(immature chondrocytes located in the center of the epiphyses
of long bones) undergo maturation similar to the chondro-
cyte differentiation process described above that occurs during
embryonic skeletogenesis. These cells differentiate, hypertrophy,
undergo apoptosis, and are replaced by invading vasculature
and osteoblasts, creating the secondary center of ossification
(labeled 2° in Figure 1). The secondary center of ossification
separates the only two areas of remaining cartilage within indi-
vidual long bones of the adult skeleton: the AC and the mature
GP cartilage (Figure 1A, v). When chondrogenesis and chon-
drocyte maturation occur in the adult, such as during fracture
repair, no secondary centers of ossification are formed, nor is
a novel limb generated, but the processes progress essentially
the same way and hypertrophic chondrocytes are ultimately
required for analogous purposes — the initiation of mineraliza-
tion and the induction of vascular invasion.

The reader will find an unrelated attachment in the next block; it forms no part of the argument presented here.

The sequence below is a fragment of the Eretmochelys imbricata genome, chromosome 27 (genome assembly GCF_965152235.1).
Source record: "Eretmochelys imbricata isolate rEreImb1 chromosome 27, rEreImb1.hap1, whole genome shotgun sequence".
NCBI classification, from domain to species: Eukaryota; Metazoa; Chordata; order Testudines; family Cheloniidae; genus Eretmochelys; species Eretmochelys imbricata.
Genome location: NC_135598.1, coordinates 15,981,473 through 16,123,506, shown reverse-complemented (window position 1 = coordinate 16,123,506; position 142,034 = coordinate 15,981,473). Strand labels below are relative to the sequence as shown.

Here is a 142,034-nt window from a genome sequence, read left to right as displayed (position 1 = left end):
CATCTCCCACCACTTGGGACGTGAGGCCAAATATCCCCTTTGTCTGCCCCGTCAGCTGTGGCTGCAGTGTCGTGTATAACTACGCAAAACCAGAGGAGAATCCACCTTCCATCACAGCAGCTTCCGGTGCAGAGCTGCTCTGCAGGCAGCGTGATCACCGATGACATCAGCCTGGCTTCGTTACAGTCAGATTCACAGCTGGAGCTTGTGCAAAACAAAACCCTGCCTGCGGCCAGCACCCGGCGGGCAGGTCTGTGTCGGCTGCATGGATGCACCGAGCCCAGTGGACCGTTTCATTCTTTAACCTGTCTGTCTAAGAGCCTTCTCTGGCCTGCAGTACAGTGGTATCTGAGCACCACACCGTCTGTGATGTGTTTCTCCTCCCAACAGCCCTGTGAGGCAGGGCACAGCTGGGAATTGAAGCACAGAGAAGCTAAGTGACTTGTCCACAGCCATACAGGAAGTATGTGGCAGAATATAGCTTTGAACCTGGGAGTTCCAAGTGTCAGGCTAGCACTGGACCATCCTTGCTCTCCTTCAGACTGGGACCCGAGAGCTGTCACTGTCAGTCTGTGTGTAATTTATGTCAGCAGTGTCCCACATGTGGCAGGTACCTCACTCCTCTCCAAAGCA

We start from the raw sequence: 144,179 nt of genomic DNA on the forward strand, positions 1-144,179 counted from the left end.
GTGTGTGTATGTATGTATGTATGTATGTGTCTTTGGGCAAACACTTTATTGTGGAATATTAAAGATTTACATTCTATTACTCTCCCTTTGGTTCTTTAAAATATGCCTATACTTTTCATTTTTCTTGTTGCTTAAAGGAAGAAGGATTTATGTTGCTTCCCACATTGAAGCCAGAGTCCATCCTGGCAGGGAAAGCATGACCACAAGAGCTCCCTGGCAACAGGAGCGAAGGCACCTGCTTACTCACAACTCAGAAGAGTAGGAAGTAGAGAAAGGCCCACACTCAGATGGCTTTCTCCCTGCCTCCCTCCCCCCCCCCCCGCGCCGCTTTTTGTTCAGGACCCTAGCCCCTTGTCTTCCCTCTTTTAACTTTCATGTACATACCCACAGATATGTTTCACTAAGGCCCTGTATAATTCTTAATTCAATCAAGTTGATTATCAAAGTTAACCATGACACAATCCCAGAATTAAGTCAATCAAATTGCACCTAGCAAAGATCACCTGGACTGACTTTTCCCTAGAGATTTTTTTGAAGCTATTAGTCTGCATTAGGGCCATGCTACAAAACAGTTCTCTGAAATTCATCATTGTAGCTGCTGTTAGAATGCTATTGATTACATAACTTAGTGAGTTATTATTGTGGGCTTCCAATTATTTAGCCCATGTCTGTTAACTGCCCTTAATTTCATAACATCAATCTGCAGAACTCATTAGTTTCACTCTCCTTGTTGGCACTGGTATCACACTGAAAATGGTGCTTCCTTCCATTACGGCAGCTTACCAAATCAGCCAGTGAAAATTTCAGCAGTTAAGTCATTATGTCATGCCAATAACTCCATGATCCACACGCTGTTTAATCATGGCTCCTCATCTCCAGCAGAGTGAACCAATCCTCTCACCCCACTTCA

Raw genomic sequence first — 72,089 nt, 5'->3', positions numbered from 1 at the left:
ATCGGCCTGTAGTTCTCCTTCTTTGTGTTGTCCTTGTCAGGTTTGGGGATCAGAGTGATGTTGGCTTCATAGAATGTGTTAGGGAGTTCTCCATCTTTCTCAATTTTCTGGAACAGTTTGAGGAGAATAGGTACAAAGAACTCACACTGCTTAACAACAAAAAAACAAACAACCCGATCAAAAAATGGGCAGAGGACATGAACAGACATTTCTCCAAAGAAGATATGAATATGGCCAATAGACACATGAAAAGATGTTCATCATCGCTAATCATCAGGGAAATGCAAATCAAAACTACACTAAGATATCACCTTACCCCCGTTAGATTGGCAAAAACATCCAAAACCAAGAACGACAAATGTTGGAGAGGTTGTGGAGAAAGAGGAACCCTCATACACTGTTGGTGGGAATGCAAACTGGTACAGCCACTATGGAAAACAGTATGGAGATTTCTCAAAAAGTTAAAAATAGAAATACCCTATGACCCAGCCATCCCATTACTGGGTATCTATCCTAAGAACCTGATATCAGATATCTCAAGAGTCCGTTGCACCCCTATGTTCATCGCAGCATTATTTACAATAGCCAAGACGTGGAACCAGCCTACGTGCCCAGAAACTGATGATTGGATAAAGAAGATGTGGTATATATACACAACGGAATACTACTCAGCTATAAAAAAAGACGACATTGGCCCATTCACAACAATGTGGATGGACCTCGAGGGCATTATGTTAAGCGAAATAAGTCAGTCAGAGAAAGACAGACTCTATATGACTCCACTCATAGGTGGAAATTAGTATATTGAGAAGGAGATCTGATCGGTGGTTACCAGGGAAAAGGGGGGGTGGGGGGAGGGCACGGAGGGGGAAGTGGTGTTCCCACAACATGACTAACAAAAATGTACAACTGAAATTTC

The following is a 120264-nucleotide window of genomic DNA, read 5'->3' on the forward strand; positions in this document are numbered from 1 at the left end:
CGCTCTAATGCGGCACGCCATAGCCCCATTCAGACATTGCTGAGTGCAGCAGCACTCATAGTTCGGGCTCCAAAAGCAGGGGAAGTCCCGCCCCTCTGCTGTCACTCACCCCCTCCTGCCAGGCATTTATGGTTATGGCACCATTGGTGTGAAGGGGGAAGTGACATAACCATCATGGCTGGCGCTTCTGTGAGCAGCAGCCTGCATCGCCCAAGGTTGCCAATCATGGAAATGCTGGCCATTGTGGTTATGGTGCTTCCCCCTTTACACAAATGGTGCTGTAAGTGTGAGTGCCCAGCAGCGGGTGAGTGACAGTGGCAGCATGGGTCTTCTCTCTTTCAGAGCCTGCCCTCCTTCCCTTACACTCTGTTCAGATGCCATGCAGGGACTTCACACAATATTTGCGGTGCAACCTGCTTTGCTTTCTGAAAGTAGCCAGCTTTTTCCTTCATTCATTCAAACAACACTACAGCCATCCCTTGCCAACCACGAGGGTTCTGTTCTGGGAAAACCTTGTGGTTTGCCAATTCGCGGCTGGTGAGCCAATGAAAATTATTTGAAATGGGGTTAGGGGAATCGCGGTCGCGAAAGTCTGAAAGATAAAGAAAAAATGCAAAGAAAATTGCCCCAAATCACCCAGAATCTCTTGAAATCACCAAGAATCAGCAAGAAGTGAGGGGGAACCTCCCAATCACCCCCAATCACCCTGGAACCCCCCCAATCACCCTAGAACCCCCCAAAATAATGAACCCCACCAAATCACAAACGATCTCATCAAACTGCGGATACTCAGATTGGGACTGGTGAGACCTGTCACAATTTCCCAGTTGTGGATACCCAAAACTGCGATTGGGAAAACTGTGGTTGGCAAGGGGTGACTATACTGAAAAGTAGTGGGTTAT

In the mouse, the development of AC begins during embryo-
genesis at sites of synovial joint formation. These joints develop
through processes including patterning of the joint site, inter-
zone formation, cavitation, and morphogenesis (reviewed in refs.
19, 20). It has been demonstrated that articular chondrocytes
are formed from interzone cells during development. Following
embryonic joint formation and postnatal growth, the adult skel-
eton maintains the cellularity and phenotype of AC via mecha-
nisms largely unknown, whereas GP cartilage completely erodes
following adolescent growth in humans. Adult AC is maintained
as four distinct cellular zones: the superficial zone (SZ), the inter-
mediate zone (IZ), the radial zone (RZ), and the zone of calcified
cartilage (Figure 1B). The SZ consists of 1–2 layers of flattened